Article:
Here at ClientWise, we often talk about the vital importance of “teaming.” We believe teaming is the future of the financial advisory business – allowing you to better serve your clients, enhance the value of your enterprise, and provide an exit strategy for when you leave the business. Yet, while much of our guidance on the subject is highly practical and tactical in nature, it can be exceedingly difficult to meaningfully quantify the impact of those efforts.
That’s why ClientWise and Legg Mason partnered to conduct a major research study of advisory teams – to document the current trends in teaming in the wealth management industry. In the study, we explore the correlation between those various activities and firm success. With considerably more than 300 respondents, significant representation of both firm principals and junior partners, as well as a solid dispersion between wirehouse advisors, independent broker-dealer advisors and RIAs. We firmly believe the study makes a compelling case for what works in successful financial advisory teams.
Highlights of the study
Not surprisingly, the industry remains firmly rooted in the sole practitioner mindset with nearly half (49%) of all teams led by a single principal owner. The data clearly shows, however, that when teams bring in a 2nd, 3rd and 4th partner, firm revenue increases exponentially. The opportunity for team-based growth in most firms remains tremendous; that is once mindsets can be shifted and the traditional top-down, task-based leadership approaches discarded.
Here are a few more statistics from the research study:
Source: Legg Mason | ClientWise Wealth Management Team Research
The vast majority of sole practitioners essentially react to the day-to-day challenges that confront them, top teams rely on these tools to keep them focused and on-track towards achieving their longer-term goals.
Start by making a commitment to tackle the creation of these three essential tools highlighted above: a strategic plan, core value statement, and vision statement for your business. Once a quarter, review and revise them as necessary to reflect changes to your firm focus (that’s what 40% of top teams do). Lastly, take another page from the book of nearly three-quarters (73%) of top teams and give these efforts teeth, by working to better align your performance measurement and compensation structures to reflect team goals as much if not more than individual goals.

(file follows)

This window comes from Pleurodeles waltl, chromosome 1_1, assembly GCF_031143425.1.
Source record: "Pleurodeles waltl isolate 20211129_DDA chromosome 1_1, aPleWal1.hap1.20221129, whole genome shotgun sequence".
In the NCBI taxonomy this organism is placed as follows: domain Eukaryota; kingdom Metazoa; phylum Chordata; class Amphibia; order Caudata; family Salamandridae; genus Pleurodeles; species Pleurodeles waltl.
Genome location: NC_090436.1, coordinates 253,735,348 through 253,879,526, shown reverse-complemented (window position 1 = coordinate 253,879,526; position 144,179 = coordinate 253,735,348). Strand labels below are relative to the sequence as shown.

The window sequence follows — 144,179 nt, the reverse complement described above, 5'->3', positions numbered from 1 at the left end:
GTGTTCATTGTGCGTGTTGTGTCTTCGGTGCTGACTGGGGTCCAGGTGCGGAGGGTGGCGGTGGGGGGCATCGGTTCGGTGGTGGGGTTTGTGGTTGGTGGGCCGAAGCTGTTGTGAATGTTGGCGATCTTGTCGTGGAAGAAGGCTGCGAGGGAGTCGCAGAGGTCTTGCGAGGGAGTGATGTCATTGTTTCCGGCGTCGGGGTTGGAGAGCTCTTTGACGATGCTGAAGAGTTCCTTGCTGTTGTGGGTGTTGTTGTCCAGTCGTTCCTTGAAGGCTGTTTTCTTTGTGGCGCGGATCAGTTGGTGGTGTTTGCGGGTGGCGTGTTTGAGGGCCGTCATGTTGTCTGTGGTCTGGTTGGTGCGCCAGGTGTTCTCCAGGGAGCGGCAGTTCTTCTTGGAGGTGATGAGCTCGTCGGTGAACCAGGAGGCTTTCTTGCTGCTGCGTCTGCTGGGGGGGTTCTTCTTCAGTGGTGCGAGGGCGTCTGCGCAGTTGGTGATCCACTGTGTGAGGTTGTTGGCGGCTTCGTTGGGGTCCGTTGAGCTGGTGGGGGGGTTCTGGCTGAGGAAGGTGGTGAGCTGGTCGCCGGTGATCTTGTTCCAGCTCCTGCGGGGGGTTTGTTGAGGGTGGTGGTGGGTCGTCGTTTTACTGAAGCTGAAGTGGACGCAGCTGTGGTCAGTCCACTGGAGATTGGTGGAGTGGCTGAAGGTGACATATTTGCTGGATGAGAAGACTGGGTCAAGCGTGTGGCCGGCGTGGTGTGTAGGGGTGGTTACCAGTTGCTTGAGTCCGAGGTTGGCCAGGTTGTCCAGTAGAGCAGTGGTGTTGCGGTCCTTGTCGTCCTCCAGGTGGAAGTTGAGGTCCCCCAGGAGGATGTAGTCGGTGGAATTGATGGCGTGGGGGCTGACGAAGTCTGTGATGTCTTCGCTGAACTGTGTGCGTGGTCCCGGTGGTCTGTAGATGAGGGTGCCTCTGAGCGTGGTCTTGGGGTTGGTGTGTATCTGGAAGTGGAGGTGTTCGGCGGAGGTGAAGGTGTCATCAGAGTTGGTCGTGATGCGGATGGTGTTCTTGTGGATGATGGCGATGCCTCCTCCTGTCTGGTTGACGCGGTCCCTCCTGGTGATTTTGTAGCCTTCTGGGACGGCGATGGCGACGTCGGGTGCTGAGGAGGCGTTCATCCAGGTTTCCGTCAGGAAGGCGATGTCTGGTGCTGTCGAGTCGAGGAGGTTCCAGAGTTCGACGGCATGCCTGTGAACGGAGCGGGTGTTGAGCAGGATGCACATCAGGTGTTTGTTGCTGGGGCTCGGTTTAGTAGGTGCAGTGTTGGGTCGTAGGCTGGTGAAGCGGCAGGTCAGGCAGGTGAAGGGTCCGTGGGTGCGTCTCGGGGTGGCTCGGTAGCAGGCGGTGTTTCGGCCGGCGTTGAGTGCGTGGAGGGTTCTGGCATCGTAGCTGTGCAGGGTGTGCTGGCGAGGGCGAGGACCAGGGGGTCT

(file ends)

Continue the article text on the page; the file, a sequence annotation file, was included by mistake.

The data bears out the fact that teams continue to be significant drivers of firm success as well as the success of individual clients through the specialized services and expertise they provide. True team identity, shared team responsibility, and shared team leadership are the fuel that can help sustain that success and continued growth.
The study offers insight into:
1. How much financial success teams currently are experiencing
2. The number of leaders on each team
3. The use of common team tools and their relation to the team’s success
4. The use of team and individual performance assessment methodologies
5. The efficient use of team meetings to achieve productive outcomes
Coaching Questions from this article:
- Actively identify where collective thinking or collective work would be more powerful than individual thinking or individual work. How can you go about turning these into opportunities for team collaboration rather than solo work?
- Think about the current interpersonal dynamics of your team. What actions can you take to break down existing silos and encourage more interdependence?
- Examine your performance measurement and compensation structure. What changes could you make to shift the balance from rewarding individual accomplishments to rewarding team accomplishments?